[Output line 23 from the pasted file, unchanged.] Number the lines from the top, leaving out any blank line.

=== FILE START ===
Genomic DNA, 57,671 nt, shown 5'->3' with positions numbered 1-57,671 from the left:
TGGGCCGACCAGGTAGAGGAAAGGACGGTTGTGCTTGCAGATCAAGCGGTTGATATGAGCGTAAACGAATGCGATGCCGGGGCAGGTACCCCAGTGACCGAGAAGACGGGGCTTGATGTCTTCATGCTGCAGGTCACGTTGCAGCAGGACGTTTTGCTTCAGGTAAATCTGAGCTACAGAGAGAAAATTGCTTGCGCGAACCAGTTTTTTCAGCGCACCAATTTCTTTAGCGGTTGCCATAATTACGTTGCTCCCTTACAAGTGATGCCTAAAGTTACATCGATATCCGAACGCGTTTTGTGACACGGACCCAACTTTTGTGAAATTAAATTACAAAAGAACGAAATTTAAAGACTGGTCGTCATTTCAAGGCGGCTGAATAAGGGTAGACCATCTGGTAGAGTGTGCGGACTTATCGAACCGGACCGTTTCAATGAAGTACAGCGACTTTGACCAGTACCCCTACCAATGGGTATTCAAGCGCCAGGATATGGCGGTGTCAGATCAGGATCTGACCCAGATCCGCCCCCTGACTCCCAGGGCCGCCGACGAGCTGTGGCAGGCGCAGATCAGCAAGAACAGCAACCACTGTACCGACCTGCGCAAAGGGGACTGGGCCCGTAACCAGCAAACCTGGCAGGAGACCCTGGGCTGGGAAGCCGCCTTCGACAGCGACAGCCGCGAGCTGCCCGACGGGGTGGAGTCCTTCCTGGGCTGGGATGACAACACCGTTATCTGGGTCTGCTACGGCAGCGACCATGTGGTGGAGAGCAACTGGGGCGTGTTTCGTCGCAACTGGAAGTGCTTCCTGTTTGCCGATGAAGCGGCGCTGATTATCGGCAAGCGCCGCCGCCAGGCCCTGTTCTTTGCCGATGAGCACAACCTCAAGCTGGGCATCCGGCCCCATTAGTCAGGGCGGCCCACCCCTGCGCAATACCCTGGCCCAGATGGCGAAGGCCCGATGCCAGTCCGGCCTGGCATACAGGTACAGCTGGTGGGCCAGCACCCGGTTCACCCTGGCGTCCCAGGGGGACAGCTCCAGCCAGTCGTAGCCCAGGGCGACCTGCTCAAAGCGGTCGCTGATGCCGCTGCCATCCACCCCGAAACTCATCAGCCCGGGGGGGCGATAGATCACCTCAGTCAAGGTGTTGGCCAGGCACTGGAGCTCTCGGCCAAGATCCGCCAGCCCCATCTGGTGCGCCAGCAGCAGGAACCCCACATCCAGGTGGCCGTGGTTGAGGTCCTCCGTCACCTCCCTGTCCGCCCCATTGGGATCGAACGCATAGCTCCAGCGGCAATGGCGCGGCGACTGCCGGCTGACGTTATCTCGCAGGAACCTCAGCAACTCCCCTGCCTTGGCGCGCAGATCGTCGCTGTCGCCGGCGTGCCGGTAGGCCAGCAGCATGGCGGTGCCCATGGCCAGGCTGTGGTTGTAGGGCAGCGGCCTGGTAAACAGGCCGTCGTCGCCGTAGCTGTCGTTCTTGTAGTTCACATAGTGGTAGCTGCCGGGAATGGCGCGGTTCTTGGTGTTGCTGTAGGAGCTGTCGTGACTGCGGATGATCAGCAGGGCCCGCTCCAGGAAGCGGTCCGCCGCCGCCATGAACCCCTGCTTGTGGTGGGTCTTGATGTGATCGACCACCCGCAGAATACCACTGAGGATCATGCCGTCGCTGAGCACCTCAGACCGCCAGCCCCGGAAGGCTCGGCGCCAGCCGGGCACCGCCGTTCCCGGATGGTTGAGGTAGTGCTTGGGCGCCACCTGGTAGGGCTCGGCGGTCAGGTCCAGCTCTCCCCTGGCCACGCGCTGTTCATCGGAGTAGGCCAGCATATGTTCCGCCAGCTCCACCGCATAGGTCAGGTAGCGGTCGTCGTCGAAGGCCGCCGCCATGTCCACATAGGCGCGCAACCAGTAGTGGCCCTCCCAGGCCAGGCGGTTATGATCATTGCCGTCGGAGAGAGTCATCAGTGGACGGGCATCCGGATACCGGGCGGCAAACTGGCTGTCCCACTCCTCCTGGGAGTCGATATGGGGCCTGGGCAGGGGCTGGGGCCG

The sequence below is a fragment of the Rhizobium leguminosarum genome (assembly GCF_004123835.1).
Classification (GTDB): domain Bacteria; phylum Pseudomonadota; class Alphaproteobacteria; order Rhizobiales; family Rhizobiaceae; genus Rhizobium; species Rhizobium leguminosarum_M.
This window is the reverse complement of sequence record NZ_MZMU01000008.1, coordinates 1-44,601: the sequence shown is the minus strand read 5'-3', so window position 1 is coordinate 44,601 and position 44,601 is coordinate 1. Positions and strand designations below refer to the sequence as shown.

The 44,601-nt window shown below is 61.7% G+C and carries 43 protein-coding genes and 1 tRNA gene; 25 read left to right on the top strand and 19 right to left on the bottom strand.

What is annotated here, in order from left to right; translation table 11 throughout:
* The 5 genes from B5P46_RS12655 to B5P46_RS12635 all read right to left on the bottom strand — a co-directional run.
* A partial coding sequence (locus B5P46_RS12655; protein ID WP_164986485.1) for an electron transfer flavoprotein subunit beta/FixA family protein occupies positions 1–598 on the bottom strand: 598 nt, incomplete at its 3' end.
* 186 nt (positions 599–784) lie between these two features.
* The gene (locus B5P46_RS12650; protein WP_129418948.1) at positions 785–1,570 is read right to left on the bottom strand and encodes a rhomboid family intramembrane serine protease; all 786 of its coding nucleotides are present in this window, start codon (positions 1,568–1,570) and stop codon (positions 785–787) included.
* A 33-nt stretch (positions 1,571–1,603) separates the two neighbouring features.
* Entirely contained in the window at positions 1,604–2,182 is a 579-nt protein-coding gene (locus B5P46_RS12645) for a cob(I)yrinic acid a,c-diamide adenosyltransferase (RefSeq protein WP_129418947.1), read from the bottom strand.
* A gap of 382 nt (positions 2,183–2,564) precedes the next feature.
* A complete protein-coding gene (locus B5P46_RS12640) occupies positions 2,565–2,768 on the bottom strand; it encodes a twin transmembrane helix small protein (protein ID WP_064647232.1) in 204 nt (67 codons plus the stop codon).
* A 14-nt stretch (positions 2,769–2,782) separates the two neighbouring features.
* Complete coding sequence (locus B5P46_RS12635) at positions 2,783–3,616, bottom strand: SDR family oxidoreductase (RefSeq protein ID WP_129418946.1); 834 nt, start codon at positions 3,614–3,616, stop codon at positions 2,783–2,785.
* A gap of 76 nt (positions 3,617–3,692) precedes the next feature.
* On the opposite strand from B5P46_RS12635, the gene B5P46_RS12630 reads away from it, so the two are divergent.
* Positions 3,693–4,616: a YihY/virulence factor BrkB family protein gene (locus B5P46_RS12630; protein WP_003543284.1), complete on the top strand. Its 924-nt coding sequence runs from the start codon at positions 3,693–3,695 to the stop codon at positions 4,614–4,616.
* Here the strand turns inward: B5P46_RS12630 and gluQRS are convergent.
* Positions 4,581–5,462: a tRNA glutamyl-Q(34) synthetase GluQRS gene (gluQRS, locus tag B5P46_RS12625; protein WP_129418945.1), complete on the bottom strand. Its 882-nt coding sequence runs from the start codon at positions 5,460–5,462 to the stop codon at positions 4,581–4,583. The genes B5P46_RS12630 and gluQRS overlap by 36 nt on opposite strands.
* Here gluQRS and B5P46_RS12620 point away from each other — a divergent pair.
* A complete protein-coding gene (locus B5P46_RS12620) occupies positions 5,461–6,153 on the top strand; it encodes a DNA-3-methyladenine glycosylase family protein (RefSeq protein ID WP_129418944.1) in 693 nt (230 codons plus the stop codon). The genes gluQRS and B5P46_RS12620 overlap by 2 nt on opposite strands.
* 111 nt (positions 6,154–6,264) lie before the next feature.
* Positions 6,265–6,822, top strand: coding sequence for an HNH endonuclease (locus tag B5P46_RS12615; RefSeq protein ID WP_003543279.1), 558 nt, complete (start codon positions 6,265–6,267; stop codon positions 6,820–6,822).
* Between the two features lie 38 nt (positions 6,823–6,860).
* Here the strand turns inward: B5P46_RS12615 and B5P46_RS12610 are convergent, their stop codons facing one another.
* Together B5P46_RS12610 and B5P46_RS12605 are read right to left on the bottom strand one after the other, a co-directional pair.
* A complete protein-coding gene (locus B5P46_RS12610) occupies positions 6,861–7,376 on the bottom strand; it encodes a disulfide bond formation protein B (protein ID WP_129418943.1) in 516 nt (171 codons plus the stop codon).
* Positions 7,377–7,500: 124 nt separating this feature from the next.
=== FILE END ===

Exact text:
* Here gluQRS and B5P46_RS12620 point away from each other — a divergent pair.